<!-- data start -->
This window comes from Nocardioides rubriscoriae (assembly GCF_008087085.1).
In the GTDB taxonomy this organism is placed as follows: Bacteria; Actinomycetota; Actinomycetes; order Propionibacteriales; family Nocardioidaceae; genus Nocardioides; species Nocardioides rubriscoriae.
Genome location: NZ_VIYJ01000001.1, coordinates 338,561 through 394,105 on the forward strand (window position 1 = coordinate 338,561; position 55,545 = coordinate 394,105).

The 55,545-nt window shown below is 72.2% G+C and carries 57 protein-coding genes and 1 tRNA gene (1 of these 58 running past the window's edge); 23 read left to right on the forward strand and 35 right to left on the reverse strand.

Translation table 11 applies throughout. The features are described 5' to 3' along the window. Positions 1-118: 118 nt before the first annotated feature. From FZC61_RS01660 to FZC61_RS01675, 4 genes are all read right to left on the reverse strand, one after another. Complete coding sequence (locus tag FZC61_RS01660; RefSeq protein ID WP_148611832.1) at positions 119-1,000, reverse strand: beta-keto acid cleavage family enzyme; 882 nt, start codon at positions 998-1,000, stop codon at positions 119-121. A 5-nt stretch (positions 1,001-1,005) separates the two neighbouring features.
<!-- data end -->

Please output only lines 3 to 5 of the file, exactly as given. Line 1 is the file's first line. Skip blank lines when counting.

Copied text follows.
Genome location: NZ_VIYJ01000001.1, coordinates 338,561 through 394,105 on the forward strand (window position 1 = coordinate 338,561; position 55,545 = coordinate 394,105).

The 55,545-nt window shown below is 72.2% G+C and carries 57 protein-coding genes and 1 tRNA gene (1 of these 58 running past the window's edge); 23 read left to right on the forward strand and 35 right to left on the reverse strand.

Translation table 11 applies throughout. The features are described 5' to 3' along the window. Positions 1-118: 118 nt before the first annotated feature. From FZC61_RS01660 to FZC61_RS01675, 4 genes are all read right to left on the reverse strand, one after another. Complete coding sequence (locus tag FZC61_RS01660; RefSeq protein ID WP_148611832.1) at positions 119-1,000, reverse strand: beta-keto acid cleavage family enzyme; 882 nt, start codon at positions 998-1,000, stop codon at positions 119-121. A 5-nt stretch (positions 1,001-1,005) separates the two neighbouring features.